Policymakers in Armenia are wary of the risks of the country getting caught up in deepening Russian-Turkish rancor. But some observers see opportunity for Armenia to advance its interests amid the geopolitical falling out.
Hopes are running high in Armenia that the pending end of international sanctions against Iran, its southern neighbor, will advance strategic investment projects. But Armenian analysts caution that Russia, Tehran’s longtime regional rival, may foil Yerevan’s ambitions.
Five years ago, 53-year-old freelance columnist Miran Pirgiç, a resident of the eastern Turkish region of Tunceli, decided to disclose a tightly held secret — his Armenian ethnicity. Increasingly, scores of ethnic Armenians whose ancestors survived the 1915 massacre and were raised as Turks, Kurds or Alevis are choosing to do the same.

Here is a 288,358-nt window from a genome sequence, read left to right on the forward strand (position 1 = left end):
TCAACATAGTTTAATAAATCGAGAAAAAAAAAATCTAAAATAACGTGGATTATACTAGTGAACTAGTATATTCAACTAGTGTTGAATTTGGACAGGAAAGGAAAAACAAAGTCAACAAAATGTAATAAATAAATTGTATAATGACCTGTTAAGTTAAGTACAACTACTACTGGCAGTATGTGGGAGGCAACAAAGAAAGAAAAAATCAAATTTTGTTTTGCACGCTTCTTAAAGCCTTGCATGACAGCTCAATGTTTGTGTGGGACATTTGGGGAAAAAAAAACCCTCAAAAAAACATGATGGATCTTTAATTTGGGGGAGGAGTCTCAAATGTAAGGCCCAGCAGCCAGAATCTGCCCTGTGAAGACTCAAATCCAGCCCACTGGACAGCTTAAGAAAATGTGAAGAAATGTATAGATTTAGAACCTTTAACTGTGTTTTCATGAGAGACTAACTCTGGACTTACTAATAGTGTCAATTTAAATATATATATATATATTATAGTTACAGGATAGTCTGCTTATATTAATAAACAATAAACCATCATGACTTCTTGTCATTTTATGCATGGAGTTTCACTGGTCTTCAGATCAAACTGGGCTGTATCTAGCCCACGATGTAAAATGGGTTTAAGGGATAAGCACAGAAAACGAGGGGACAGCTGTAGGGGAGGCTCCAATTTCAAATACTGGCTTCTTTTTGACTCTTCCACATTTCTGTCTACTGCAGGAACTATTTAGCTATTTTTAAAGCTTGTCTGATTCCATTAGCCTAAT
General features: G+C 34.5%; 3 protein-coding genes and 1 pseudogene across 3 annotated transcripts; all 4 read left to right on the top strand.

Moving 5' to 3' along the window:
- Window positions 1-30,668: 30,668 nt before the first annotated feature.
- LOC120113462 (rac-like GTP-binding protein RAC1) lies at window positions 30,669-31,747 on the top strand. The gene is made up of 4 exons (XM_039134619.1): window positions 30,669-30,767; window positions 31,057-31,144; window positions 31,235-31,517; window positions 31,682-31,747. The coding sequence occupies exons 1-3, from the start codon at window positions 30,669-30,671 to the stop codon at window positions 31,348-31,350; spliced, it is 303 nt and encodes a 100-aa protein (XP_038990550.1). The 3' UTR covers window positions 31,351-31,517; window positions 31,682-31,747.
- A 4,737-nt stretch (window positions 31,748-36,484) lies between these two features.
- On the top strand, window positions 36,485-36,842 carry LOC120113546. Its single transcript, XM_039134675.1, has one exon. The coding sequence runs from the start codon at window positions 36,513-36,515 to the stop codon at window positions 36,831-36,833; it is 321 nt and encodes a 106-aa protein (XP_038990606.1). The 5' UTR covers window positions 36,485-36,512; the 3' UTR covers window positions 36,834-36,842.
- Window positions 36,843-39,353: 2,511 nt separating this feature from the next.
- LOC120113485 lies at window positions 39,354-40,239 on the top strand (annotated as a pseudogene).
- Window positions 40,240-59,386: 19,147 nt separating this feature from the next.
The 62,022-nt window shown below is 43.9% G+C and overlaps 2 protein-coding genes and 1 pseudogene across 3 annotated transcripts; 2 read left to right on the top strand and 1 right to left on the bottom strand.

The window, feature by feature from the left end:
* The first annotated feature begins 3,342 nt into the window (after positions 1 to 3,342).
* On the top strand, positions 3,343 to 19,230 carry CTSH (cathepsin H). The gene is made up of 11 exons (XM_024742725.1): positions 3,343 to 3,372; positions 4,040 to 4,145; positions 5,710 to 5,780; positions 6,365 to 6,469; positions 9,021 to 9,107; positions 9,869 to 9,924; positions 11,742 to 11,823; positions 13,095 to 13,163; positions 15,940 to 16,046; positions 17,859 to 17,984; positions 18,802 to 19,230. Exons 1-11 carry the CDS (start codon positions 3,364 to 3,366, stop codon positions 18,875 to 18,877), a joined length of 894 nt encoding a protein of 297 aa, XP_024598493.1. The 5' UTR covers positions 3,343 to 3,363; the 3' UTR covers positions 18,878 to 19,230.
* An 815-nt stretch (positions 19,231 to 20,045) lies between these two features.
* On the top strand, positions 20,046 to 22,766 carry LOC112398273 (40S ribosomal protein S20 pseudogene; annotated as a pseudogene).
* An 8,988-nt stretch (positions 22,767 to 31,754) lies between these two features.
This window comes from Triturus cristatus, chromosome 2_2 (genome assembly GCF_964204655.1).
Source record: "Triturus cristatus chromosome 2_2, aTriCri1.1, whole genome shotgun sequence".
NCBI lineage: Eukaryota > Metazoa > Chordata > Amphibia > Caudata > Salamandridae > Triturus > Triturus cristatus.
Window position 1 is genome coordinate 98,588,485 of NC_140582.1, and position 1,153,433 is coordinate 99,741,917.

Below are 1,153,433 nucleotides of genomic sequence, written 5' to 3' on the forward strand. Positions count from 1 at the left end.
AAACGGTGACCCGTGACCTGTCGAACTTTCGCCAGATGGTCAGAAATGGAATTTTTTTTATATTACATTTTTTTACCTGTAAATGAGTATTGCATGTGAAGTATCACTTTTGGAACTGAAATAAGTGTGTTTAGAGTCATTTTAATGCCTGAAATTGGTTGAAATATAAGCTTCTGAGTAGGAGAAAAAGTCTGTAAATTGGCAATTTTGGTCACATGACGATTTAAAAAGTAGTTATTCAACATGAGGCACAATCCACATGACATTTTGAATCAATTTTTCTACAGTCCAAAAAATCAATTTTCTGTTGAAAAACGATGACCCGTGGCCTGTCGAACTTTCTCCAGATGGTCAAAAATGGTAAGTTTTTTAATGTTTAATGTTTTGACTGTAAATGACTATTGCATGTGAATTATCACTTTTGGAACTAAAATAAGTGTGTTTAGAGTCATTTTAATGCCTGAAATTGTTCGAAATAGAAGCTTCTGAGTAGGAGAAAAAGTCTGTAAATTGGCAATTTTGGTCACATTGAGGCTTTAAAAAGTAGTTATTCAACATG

Leo Forrest is just over a month old, but already has become a potent symbol of the struggles and discrimination that disabled children endure in Armenia. Whether his story can catalyze changes in public attitudes, however, remains unclear.
With the Russian economy hitting the skids, it looks like Armenia wants to hedge its economic bets. Although Yerevan became a member of the Russia-led Eurasian Economic Union in January, a senior Armenian government official told EurasiaNet.org that the country is working to complete an updated version of an EU Association Agreement that Armenian officials put on hold back in 2013.